And throughout the whole lesson, we have this Lamb who keeps appearing, the one who is Christ, reminiscent of the Passover lambs slaughtered in Exodus so that the people would be saved from their slavery. For John, it is one of the key descriptions of Christ, this picture of him as the Lamb. And yet again, we have a multitude of images for Christ, each giving a piece of a fuller description that may always elude us: he is the Lamb, our Savior. He is also the king, the one sitting on the throne. He is the source of light, the one who drives out darkness and distress. And from his throne flow these waters, this source of being and life.
Throughout all of this description, we see pieces of John’s vision of this New Jerusalem. It is a place full of strangeness, where sun and moon are gone, as is Temple. And in the midst of this city grows the New Eden. Urban and rural are brought together in life-giving ways. However much is uncovered in this apocalypse, this revealing, this Revelation, as much – if not more – is hidden again through image and metaphor. To read this story as a literal unfolding of history is to miss the point of Revelation. It is meant to be vision to compel the Church – to offer it hope in the midst of hopelessness, to give it an evocative, descriptive, vivid dream of this place called the New Jerusalem.
So where is this place, this New Jerusalem? Some would choose see it as the literal Jerusalem, set in the modern Middle East, a place which is meant to be militarily triumphant in order to bring about God’s reign upon that wondrous throne. Others would see it as a description of heaven, a place utterly beyond, where we live eternal life after we die and are brought to a place of ultimate comfort and healing.
And yet, as I read this lesson again, I have a hard time believing that either of these is fully true, or maybe even partially so. It cannot be heaven, because John sees it descending from, coming out of heaven. Nor can it be of earth, because it isn’t fully descended, either. It isn’t fully spiritual, because there is real physical sustenance and provision in the city, the waters and the tree feeding hunger and sating thirst. Nor is it fully material, because it is full of these strange images of Lamb and light and life that are completely foreign to any reality we know. I feel like I can say more about what it isn’t than what it is. But I wonder: could it be that this New Jerusalem, this descending, heavenly/earthly city, is the thing for which we yearn? Or perhaps the thing for which we ought to yearn?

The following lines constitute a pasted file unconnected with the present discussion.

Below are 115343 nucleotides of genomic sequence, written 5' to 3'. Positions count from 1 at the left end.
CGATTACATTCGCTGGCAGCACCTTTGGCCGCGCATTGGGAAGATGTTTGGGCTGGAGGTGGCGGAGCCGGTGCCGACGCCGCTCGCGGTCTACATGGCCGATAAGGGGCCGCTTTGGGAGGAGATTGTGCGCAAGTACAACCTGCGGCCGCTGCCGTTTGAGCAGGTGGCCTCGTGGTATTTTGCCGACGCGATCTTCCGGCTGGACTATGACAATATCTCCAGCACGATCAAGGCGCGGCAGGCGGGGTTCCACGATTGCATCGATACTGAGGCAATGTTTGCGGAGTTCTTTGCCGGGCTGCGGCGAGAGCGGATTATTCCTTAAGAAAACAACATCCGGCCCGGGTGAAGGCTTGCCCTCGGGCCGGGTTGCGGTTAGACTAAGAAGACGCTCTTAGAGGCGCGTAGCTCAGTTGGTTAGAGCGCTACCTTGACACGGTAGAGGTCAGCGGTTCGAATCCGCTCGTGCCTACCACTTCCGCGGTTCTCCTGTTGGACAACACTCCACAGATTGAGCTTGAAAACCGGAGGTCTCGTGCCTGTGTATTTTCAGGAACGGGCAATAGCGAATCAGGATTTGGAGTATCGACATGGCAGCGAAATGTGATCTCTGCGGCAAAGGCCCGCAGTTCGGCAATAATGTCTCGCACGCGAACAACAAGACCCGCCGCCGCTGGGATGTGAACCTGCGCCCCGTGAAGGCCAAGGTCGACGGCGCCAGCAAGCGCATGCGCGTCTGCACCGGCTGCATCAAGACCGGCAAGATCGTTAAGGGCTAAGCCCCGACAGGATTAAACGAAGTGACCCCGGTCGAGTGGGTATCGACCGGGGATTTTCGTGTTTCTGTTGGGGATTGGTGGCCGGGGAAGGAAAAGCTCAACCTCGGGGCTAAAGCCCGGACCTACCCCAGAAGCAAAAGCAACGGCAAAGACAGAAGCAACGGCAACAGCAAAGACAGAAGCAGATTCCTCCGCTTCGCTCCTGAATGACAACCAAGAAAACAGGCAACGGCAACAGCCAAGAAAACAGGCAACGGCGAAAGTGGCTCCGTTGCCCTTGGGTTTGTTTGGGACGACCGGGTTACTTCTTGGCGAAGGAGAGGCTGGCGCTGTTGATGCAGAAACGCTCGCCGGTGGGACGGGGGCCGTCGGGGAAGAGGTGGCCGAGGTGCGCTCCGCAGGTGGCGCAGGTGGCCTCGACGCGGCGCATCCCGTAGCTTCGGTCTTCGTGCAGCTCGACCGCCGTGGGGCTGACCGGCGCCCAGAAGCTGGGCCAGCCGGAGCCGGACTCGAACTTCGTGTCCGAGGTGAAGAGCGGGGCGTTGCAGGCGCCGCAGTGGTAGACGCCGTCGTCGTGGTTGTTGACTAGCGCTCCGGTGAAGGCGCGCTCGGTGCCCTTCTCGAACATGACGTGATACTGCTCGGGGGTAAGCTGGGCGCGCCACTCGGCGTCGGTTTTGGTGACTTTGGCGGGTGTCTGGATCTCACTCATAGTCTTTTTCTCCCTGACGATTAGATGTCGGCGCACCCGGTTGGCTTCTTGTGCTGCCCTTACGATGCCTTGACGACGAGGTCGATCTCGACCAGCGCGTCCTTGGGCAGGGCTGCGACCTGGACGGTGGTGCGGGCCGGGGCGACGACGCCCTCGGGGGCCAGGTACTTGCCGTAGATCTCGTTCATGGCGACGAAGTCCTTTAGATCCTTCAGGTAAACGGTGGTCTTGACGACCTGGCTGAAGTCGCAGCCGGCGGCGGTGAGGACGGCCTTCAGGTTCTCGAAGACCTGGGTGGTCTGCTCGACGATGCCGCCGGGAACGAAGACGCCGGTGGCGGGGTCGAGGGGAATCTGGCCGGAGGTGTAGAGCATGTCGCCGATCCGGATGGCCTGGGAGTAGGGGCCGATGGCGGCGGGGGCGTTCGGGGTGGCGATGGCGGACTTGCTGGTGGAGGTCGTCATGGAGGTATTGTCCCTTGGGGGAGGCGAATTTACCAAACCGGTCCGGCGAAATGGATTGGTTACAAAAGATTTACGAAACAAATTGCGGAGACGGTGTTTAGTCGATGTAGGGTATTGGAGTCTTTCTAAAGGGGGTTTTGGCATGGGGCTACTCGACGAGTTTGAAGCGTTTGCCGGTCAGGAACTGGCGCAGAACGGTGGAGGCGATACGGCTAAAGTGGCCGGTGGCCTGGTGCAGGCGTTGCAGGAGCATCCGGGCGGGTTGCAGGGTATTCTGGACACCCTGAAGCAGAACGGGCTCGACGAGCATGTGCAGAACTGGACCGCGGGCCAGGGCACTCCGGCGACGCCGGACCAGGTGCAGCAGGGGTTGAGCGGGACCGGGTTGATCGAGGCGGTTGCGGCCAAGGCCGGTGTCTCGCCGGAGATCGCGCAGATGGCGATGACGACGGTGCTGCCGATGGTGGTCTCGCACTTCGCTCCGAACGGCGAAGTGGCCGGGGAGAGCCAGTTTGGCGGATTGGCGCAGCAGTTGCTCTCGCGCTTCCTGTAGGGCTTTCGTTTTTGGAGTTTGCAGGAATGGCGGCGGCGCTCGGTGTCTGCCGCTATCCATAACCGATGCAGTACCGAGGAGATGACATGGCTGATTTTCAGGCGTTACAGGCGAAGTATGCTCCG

Maybe calling it a place is part of the problem. Maybe it isn’t a place after all, but a desire, a hope, the vision for which we strive, as a Church, as members of that Church. It is a reality in which needs are met, for hunger and thirst, for relationship with others and connection with the divine. It is a community where worship is not only what we do on a Sunday morning but becomes a way of life in all that we do. I do not for a moment think that the Church fully lives up to this vision of the New Jerusalem. But I do think that the possibility exists for us to hope for our own transformation, that would could be a place with open doors full of light, inviting all into the presence of Christ, whom we worship with all that we have and all that we are. I do think that we can yearn for this table to be a place of sustenance and this font to be the waters of baptism giving life and hope in a hopeless world.
Can you see it? Can you dream it? Then let us be on our way.